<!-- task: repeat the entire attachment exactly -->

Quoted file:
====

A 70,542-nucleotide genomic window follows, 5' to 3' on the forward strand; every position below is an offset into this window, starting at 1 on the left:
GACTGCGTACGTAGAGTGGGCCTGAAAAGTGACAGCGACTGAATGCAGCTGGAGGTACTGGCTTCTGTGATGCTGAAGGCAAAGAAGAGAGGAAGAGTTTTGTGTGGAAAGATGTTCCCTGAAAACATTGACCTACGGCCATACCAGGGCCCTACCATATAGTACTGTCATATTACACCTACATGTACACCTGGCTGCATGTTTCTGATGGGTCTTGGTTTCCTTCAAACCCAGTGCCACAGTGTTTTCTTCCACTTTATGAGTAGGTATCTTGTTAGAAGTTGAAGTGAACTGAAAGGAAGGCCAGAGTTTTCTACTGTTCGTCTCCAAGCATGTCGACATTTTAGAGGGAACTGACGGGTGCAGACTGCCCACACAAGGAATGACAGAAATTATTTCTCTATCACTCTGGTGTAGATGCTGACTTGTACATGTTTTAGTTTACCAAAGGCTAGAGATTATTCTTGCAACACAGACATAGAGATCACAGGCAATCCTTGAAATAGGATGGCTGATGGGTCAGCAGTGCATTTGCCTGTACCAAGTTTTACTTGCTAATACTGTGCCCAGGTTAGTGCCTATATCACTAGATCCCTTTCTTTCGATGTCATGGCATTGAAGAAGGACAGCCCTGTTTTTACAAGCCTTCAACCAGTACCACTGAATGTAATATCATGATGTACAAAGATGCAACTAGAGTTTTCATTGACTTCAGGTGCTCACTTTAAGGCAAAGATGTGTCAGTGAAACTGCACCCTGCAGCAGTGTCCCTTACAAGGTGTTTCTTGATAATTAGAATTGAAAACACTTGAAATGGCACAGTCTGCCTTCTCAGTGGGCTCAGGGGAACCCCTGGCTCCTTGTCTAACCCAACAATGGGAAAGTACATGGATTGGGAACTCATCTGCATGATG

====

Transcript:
A 70,542-nucleotide genomic window follows, 5' to 3' on the forward strand; every position below is an offset into this window, starting at 1 on the left:
GACTGCGTACGTAGAGTGGGCCTGAAAAGTGACAGCGACTGAATGCAGCTGGAGGTACTGGCTTCTGTGATGCTGAAGGCAAAGAAGAGAGGAAGAGTTTTGTGTGGAAAGATGTTCCCTGAAAACATTGACCTACGGCCATACCAGGGCCCTACCATATAGTACTGTCATATTACACCTACATGTACACCTGGCTGCATGTTTCTGATGGGTCTTGGTTTCCTTCAAACCCAGTGCCACAGTGTTTTCTTCCACTTTATGAGTAGGTATCTTGTTAGAAGTTGAAGTGAACTGAAAGGAAGGCCAGAGTTTTCTACTGTTCGTCTCCAAGCATGTCGACATTTTAGAGGGAACTGACGGGTGCAGACTGCCCACACAAGGAATGACAGAAATTATTTCTCTATCACTCTGGTGTAGATGCTGACTTGTACATGTTTTAGTTTACCAAAGGCTAGAGATTATTCTTGCAACACAGACATAGAGATCACAGGCAATCCTTGAAATAGGATGGCTGATGGGTCAGCAGTGCATTTGCCTGTACCAAGTTTTACTTGCTAATACTGTGCCCAGGTTAGTGCCTATATCACTAGATCCCTTTCTTTCGATGTCATGGCATTGAAGAAGGACAGCCCTGTTTTTACAAGCCTTCAACCAGTACCACTGAATGTAATATCATGATGTACAAAGATGCAACTAGAGTTTTCATTGACTTCAGGTGCTCACTTTAAGGCAAAGATGTGTCAGTGAAACTGCACCCTGCAGCAGTGTCCCTTACAAGGTGTTTCTTGATAATTAGAATTGAAAACACTTGAAATGGCACAGTCTGCCTTCTCAGTGGGCTCAGGGGAACCCCTGGCTCCTTGTCTAACCCAACAATGGGAAAGTACATGGATTGGGAACTCATCTGCATGATG